Emily Guerin Environment Reporter
Emily Guerin is the Environment Reporter at KPCC. She has been reporting on energy and environmental issues in the American West since 2012.
Guerin came to KPCC from North Dakota, where she covered the state’s historic oil and gas boom for Inside Energy, a multimedia journalism collaboration covering energy issues in Wyoming, Colorado and North Dakota. She won multiple awards for her reporting, including two regional Edward R. Murrow awards for stories on oilfield spills.
Previously, she lived in a town of 1,200 on Colorado’s rural Western Slope while reporting on natural resource and environmental issues for the Western magazine High Country News. She has also lead wilderness trips for the National Outdoor Leadership School (NOLS).
Guerin got her start in journalism reporting on the hidden back stories of abandoned buildings in Portland, Maine, while writing a column called “That’s My Dump!”
She graduated from Bowdoin College with a degree in Environmental Studies and History. Emily enjoys exploring out-of-the-way and otherwise overlooked places, a good cup of tea and riding her bike. She has lived in all four U.S. time zones.
Stories by Emily Guerin
SoCal's largest single source of air pollution is the ports of LA and Long Beach. Critics say the ports have a long way to go to help the area meet federal air standards.
Just because it rains doesn't mean the effects of drought are over. A new study finds trees are taking longer to recover, making them more vulnerable to another drought before they've fully bounced back.
The threatened animals tend to pace back and forth along protective fences, exposing them to the sun and heating their bodies to sometimes lethal levels.
A new study finds the roofs, which combat the urban heat island effect, can actually worsen smog and particulate matter.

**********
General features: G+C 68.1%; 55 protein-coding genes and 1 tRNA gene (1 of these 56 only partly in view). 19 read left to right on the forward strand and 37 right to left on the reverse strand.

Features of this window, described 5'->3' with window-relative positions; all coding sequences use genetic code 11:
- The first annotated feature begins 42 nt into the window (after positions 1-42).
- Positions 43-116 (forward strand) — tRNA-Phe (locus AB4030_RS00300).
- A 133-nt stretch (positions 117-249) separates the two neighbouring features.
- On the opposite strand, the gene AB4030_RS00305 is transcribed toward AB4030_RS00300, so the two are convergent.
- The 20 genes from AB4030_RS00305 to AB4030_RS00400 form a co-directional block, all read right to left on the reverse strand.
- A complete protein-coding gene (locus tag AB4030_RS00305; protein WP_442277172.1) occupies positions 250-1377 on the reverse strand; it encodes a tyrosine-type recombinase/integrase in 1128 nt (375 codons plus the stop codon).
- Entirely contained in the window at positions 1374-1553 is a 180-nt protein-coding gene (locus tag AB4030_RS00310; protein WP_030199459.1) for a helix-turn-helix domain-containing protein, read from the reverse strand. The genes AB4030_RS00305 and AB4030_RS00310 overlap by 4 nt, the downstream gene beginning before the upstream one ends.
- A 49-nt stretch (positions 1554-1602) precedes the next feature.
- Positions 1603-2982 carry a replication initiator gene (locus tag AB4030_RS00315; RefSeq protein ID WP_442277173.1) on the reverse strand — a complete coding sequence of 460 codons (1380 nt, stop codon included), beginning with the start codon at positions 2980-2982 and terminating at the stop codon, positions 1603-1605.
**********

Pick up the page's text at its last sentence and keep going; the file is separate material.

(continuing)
What is it like to watch the forest die around you? Residents of an alpine town in Kern County say living among drought-killed trees has been a challenge.
The nation’s second largest transit agency today committed to switching all of its buses to zero emissions technology by 2030.
The nation's second-largest transit agency wants to switch all 2,200 buses from natural gas to zero-emissions technology. That means kicking the internal combustion engine.
Closing windows, recirculating air and replacing your air filter can help keep unhealthy particulate pollution our of your car — and lungs.
Truck drivers worry they will bear the high costs of upgrading diesel trucks to expensive, zero-emission technology.
The plan relies heavily on incentives to switch trucks and equipment over to zero emission technology, which critics say will not be ready, or cost effective, in time.
Brown needs a two-thirds majority vote of the legislature to extend the state's signature climate policy through 2031. The legislature is supposed to vote today.
Mayor Eric Garcetti has a goal of lowering the city's temperature three degrees by 2035 through a combination of reflective pavement, more trees, and less heat-absorbing rooftops.
A bumper crop of grass, now withering under searing temperatures, coupled with millions of dead trees has increased the threat of fire in the Sierra Nevada.
People in Wilmington, South LA have been complaining for years of health problems from living alongside oil wells. Now the city will study whether to shut them down.
For the 40 percent of Californians who live in multi-unit apartment buildings, it's very difficult to own an electric vehicle.